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The next generation of Canadian luge recruits are off to a snow-covered, trackless start in Calgary

CALGARY – Three-time Olympic gold medalist Tristan Walker didn’t start sledding while sledding on a snow-covered hill, but Luge Canada recruitment came on with no access to a slide in Calgary.

On a 100-meter, two-cornered snow course carved into a slope at Canada Olympic Park, children ages 10-14 get their first taste of luge in the hope that they will enjoy it.

Less than a kilometer to the west is the slide built for the 1988 Winter Olympics. It has been closed for two years pending a $ 25 million renovation.

Sam Edney, now Luge Canada’s top executive, and Walker were members of the Canadian team that won a silver medal for the Olympic relay three years ago in Pyeongchang, South Korea.

When Edney and Walker were 13 and nine years old respectively, they slipped the lower part of Calgary’s track on their first day at the Discover Luge camps at COP.

“My first contact with luge was on the track that was built for the 1988 Olympics,” said Walker.

“At that point, I wasn’t going to the Olympics. As my father says, it was $ 25 to get me out of my hair for an afternoon.”

The children who register for this month’s recruitment camps slide down the “natural toboggan” snow trails on modified toboggan sleds.

There is an international luge track, but it’s not an Olympic event.

The recruitment camps in Calgary give the youth a taste of the sledges, but not the artificially frozen track.

“We are trying to expose as many people as possible to the sport with the current scenario we are facing,” said Edney, a four-time Olympic gold medalist.

“There is no question that the closure of this track will be a major blow to our program.

“My greatest enjoyment has been that you are essentially in that frozen waterslide and you can compete against your competitors, even if it is your first weekend that you try.”

“We’re trying to mimic this as closely as we can with what we get on the natural luge track, but it’s definitely not exactly the same feeling or exhilaration that you get on the man-made track.”

Calgary’s urban slideway is the only one in the world built in a city of over a million people. Others are further away.

It has been home to the national bobsleigh, skeleton and luge teams for over three decades. The teams relate heavily to the local population.

Canadians have won a total of eight Olympic medals in bobsleigh and skeleton since 1988, including four gold medals.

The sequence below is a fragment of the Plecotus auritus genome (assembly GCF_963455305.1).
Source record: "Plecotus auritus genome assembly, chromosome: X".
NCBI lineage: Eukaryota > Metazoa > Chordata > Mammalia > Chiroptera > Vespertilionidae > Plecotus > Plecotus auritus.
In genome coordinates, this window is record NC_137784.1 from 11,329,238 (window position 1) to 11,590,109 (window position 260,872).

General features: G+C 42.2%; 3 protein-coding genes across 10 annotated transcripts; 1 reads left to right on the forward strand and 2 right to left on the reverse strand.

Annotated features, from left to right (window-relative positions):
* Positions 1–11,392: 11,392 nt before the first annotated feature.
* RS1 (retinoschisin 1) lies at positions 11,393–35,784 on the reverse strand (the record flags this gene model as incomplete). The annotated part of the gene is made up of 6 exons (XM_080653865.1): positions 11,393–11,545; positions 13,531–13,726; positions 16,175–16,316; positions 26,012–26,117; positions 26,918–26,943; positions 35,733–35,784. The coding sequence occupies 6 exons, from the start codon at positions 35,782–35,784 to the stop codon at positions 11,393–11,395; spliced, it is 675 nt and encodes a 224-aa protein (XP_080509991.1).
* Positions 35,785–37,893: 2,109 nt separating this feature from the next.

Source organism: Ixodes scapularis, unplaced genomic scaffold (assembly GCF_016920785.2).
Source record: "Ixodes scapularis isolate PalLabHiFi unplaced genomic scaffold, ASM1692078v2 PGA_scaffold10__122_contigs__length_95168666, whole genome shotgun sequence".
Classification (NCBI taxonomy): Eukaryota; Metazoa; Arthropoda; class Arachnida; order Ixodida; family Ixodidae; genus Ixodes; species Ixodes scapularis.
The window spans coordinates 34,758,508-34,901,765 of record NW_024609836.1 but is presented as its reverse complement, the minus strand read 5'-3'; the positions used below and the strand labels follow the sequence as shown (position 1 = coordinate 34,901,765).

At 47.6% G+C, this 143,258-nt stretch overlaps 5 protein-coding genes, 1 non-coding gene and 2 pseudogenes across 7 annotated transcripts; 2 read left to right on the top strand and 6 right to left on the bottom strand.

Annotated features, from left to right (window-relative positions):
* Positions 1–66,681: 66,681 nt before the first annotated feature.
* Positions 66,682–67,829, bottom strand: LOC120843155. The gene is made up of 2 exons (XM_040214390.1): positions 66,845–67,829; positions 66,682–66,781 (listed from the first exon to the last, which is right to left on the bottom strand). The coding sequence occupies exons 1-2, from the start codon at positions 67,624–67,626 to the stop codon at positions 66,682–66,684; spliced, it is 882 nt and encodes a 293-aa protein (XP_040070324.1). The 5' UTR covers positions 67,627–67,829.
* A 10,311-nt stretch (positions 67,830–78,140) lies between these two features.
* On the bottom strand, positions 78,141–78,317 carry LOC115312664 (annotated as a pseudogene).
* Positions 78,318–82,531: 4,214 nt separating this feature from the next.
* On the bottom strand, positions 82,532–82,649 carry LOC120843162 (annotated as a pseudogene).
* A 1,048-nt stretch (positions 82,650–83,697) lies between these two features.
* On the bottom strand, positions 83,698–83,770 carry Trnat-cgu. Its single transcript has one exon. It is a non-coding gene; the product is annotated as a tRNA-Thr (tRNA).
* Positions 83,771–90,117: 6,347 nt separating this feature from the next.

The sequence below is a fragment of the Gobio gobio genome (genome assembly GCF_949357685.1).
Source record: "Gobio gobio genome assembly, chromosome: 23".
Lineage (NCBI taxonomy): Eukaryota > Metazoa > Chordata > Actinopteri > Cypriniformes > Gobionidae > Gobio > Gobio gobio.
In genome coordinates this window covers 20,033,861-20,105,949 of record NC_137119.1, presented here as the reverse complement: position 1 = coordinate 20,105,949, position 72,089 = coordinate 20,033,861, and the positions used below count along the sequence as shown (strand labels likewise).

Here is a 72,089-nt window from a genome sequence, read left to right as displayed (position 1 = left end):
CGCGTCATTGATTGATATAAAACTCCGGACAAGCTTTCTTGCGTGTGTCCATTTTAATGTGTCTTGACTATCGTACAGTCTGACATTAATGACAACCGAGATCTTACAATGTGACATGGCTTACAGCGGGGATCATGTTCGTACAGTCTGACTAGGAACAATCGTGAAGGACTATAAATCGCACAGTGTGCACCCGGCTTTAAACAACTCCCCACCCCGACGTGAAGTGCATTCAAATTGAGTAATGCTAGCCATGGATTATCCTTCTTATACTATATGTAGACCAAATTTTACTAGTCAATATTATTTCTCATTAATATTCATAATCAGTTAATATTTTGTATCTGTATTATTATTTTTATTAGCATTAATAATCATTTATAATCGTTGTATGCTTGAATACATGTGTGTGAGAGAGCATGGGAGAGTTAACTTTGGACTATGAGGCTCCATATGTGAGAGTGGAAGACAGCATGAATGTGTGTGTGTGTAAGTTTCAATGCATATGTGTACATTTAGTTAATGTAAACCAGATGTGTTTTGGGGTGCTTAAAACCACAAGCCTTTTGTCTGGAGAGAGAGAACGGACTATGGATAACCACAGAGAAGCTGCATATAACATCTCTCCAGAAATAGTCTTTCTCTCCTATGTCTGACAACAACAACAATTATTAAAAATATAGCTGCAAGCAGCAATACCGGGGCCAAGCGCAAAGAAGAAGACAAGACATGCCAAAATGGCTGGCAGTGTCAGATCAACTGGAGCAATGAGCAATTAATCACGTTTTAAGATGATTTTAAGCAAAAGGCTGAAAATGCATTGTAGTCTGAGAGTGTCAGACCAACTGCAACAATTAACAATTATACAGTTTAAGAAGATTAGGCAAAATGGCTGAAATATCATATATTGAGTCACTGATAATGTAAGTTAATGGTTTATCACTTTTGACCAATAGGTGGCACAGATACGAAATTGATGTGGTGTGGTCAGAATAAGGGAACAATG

Canadian tobogganers won Olympic medals in Pyeongchang for the first time with the relay silver and Alex Gough’s bronze in the women’s singles.

The slideway built for the 2010 Winter Olympics in Whistler, BC, is newer but is located in a less populated ski town.

“It’s huge to still have this track in Calgary,” said Walker. “As good as the Whistler track is, there just aren’t enough people.

“It’s too far for families in Vancouver to train daily or weekly for a nine- and ten-year-old athlete.”

According to the archives of WinSport, formerly the Calgary Olympic Development Association, the cost of building the track in Calgary was $ 18.8 million.

The provincial and federal governments combined allocated $ 17 million for a renovation that would replace the cooling system and alter the upper portion of the route.

WinSport, whose revenues at COP have been weighed down by the COVID-19 pandemic, will have to raise an additional $ 8 million to complete the Reno.

The caretaker of much of Calgary’s ’88 legacy says government funding remains in place and WinSport remains committed to the renovation.

“We haven’t given up on the project in any way,” WinSport said in a statement.

Meanwhile, 10-year-old Scarlett Jochumsen has returned to recruitment camps several times to navigate the snow trail.

“Me and my dad usually watch it every winter so I knew I really wanted to try,” Jochumsen said. “It’s just fun. I like the speed and how you have to learn to turn in different ways.”

This Canadian press report was first published on March 19, 2021.

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